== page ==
To really embody the cocaine cowboys of the 1980s – not so much Bret Easton Ellis’s rich-bitch abusers but the grown, effortlessly cool sharks of TV’s “Miami Vice” – everything needs to be real.

Angela Cesere
“No, no. Smoking marijuana is totally harmless, I swear. I do it all the time!” (Courtesy of Universal)

Real is Giorgio Armani Black Label suits. Vintage Armani will have “A Milano – Borgonuovo 21” stitched on the label.

Real is trafficking thousands of bricks of cocaine through the port of Miami. Unadulterated cocaine hydrochloride will be pearly white. If you’re looking at rocks – God forbid – make sure the coke flakes off cleanly.

Real is setting previously unmentionable subject matter to a sonic backdrop of Phil Collins. It’s B-list actors finding small-screen success during the Reagan era, busting drug kingpins in a Ferrari Testarossa.

This deliciously flashy excess makes the “Miami Vice” of the 1980s seem like utter camp in retrospect. So for director Michael Mann (“Collateral”), shouldn’t making a darker, edgier film than its predecessor guarantee success in this anti-kitsch 2006?

At the very least, an Oscar winner (Jamie Foxx, “Ray”) and a semi-talented lothario (Colin Farrell, “The New World”) must equate sexier results than the Don Johnson/Philip Michael Thomas collaboration.

Certain cosmetic details aside (see Farrell’s porn-star mustache), “Miami Vice” the film is aesthetically perfect. The film follows Miami-Dade detectives Sonny Crockett and Ricardo Tubbs (Farrell and Foxx, respectively) as they get mixed up in an undercover drug op. It’s part of a cryptic storyline that may or may not involve white supremacists, but definitely has to do with Colombian druglords doing business in Cuba. And maybe Jackson Pollock.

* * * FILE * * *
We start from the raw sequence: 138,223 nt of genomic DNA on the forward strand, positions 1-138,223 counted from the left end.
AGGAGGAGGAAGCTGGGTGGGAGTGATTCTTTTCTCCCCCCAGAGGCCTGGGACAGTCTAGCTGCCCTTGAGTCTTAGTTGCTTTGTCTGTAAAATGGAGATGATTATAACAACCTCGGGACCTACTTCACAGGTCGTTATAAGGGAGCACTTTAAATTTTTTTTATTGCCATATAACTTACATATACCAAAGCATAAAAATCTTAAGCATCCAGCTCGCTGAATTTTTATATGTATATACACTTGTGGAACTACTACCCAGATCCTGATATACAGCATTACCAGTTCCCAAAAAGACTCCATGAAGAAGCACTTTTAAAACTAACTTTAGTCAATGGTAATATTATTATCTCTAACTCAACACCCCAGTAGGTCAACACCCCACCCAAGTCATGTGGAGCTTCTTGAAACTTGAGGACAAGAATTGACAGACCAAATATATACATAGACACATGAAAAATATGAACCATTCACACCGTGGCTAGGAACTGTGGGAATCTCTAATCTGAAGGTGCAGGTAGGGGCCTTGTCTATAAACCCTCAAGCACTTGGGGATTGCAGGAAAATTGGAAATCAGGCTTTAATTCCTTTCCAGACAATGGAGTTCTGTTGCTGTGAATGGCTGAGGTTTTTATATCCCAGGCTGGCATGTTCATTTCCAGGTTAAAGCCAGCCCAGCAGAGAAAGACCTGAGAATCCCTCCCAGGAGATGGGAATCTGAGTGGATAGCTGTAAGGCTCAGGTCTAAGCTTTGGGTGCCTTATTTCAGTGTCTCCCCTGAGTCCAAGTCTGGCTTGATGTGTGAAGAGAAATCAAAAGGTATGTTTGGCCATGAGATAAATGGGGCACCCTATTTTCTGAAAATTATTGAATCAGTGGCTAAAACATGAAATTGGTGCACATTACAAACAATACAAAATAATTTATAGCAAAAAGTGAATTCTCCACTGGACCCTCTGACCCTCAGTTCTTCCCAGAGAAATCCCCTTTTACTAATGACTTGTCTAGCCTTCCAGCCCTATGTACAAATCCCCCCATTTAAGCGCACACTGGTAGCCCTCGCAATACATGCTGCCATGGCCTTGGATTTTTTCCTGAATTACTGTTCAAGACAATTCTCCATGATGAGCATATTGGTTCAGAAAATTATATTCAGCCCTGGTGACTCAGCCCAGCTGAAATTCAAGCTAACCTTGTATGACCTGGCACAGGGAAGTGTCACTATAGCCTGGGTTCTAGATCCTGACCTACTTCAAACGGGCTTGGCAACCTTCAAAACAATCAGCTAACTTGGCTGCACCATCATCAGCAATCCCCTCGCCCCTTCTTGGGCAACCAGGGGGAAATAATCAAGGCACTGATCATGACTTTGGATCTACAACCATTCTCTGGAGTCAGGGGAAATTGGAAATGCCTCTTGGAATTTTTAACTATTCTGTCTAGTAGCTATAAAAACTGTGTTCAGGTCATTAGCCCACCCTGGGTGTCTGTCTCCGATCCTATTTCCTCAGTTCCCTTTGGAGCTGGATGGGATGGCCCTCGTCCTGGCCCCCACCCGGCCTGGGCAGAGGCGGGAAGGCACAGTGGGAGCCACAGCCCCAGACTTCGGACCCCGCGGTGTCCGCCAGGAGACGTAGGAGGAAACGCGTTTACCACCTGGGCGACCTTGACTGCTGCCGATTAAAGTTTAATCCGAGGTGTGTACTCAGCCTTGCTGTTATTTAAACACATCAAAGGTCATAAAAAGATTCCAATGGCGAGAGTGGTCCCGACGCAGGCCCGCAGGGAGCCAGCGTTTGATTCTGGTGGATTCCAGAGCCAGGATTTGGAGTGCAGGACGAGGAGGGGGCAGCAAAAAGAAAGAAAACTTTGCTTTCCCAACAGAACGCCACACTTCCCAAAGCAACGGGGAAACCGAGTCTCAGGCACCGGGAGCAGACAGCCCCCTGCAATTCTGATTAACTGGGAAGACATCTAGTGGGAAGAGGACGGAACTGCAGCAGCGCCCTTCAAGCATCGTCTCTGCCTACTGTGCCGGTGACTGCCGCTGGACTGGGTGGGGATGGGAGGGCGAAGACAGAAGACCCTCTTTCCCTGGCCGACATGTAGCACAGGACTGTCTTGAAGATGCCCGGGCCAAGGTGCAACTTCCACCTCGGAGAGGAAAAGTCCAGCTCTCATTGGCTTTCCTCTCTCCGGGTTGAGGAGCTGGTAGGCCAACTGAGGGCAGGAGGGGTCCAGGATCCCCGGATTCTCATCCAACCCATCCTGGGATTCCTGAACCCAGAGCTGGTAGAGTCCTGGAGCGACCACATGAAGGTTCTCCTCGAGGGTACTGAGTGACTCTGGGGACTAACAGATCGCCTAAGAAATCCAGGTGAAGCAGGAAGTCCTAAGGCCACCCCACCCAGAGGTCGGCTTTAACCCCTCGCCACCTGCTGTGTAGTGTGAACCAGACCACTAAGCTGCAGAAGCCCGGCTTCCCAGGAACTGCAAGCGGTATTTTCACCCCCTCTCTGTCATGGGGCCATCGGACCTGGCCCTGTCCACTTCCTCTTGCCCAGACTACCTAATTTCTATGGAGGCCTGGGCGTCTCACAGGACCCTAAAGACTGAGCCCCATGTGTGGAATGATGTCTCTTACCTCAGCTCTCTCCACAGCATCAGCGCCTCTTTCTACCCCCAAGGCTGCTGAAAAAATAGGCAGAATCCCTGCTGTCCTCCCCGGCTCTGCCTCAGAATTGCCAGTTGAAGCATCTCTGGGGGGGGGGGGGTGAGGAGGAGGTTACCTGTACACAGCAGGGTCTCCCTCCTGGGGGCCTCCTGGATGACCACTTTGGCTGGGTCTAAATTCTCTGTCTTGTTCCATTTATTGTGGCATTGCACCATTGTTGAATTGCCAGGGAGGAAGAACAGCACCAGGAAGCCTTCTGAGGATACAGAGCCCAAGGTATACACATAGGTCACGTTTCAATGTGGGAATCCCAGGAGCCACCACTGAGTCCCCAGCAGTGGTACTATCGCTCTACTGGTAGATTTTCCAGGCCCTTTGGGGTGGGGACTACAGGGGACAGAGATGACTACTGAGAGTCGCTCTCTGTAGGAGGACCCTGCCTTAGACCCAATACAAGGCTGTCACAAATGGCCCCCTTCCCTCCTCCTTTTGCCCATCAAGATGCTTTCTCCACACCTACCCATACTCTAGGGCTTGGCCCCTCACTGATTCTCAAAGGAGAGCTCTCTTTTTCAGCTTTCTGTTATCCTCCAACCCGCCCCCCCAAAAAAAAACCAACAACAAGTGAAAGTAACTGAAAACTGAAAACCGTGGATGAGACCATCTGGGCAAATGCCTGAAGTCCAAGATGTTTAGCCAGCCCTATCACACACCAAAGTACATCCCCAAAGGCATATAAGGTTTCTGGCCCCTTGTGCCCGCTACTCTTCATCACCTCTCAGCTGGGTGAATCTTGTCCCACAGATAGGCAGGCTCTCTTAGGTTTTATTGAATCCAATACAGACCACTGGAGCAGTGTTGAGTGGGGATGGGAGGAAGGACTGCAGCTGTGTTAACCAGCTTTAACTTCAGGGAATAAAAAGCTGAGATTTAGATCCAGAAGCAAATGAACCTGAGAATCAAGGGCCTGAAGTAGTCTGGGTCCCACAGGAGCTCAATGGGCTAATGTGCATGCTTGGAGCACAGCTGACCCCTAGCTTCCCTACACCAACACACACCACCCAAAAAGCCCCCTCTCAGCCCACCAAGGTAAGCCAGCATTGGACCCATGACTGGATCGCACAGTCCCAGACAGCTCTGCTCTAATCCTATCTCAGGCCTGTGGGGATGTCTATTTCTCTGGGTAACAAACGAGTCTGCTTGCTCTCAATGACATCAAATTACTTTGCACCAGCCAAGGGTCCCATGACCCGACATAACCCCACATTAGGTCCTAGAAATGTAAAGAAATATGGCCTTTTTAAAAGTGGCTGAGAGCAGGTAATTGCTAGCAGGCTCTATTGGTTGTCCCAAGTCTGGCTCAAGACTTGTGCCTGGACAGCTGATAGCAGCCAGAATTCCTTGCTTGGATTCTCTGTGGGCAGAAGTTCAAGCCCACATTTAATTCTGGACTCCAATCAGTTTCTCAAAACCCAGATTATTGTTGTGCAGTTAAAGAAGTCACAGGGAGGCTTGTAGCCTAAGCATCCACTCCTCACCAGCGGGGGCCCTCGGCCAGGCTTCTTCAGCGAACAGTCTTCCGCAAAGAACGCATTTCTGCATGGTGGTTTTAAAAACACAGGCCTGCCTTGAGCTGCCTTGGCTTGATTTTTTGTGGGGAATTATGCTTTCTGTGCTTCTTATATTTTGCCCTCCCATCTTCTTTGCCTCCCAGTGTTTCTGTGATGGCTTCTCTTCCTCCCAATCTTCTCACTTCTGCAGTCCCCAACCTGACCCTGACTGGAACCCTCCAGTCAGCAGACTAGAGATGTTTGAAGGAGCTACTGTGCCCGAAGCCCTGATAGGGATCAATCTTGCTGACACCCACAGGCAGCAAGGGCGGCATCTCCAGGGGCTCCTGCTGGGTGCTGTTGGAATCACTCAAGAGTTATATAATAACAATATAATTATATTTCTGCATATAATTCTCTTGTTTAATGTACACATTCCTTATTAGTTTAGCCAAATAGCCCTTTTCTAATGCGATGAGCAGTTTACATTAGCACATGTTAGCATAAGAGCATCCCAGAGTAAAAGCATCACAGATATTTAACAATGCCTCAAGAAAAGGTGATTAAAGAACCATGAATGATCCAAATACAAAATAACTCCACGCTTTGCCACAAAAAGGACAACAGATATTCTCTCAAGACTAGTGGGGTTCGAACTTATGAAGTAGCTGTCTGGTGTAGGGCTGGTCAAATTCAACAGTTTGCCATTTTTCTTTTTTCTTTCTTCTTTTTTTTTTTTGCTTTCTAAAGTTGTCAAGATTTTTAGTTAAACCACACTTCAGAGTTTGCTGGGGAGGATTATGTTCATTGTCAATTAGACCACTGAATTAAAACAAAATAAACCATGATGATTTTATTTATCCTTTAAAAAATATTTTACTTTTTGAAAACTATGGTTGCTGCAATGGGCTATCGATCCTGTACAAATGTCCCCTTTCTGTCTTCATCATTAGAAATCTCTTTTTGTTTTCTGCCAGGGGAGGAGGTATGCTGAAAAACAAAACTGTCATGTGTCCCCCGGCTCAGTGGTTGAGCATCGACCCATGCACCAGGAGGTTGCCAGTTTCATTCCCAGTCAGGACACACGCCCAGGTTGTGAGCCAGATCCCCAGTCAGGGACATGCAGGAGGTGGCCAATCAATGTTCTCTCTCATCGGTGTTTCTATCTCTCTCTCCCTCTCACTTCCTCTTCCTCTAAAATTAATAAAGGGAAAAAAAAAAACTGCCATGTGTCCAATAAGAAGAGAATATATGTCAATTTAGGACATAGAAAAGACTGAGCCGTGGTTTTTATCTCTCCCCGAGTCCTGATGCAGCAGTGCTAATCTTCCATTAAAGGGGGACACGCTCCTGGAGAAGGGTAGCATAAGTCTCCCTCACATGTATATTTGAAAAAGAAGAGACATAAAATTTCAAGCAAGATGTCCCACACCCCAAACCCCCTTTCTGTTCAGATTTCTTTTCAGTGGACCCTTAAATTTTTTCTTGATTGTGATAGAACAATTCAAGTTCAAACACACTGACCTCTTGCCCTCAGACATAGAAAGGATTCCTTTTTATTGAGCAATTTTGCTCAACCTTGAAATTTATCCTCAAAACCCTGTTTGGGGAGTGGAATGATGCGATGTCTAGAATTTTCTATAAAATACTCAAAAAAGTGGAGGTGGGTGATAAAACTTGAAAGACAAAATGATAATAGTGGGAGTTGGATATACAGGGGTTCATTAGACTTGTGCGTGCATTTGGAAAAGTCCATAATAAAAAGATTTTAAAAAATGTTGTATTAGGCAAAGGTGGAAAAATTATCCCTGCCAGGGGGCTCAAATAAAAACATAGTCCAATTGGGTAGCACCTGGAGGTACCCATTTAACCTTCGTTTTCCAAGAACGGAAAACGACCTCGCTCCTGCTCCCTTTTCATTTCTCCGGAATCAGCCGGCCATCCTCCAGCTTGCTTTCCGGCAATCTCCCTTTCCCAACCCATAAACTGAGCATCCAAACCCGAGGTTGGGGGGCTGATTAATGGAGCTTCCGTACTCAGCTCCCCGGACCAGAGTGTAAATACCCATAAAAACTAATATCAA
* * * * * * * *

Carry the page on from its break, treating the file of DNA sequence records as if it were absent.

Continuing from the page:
Of course, nothing is easy when you’re Mann movie partners, especially two stars guaranteed cinematic snatch. Notably, Crockett gets romantically involved with drug king Jesus Montoya’s (Luis Tosar) tough-as-nails cohort (the stunning Gong Li, “Memoirs of a Geisha”). Explosions, business-related tension and salsa dancing abound – all beautifully shot in the Dominican Republic.

The swell of emotion you feel when Crockett and cocaine queen Isabella (Gong) race off to Cuba for cocktails (the former, we learn, is a “fiend for mojitos”) may not stem from realization of their inevitably doomed romance but the breath taking long shot of their boat jetting across the dizzyingly blue expanse; it’s the way the camera pulls out just as Patti LaBelle’s voice hits all the high notes in the background.

Looks aside, for all of the film’s style, Mann seems unable to control its substance, instead attempting to squeeze too much in two and a half hours. Mann obviously wants the film to be more impressive than the original series, and does as much as he can with what he’s been afforded – a considerable lot with an estimated $150 million budget. The accessories Mann uses to illustrate the action only complicate it. Somewhere between the audience’s first glimpse of the duo’s topless black Spider and a trip to Ciudad del Este with assault weapons packed in the luggage, the viewer gets lost. How many rounds of drug deals are they going through? What do white supremacists have to do with Barranquilla, Colombia? And when will the cover of “In the Air Tonight” come up?

Understanding a big-budget summer movie shouldn’t be this difficult.

Humor in “Miami Vice” is unintentional, resulting from co-screenwriter Mann’s decision to sacrifice dialogue for unnecessary interjections of Audioslave. There’s barely enough Crockett-Tubbs interplay to assume the close buddy-buddy relationship associated with the detectives in the original series.

During the drug op’s preliminary negotiations with hotshot middleman Jose Y

Leave a comment

Your email address will not be published. Required fields are marked *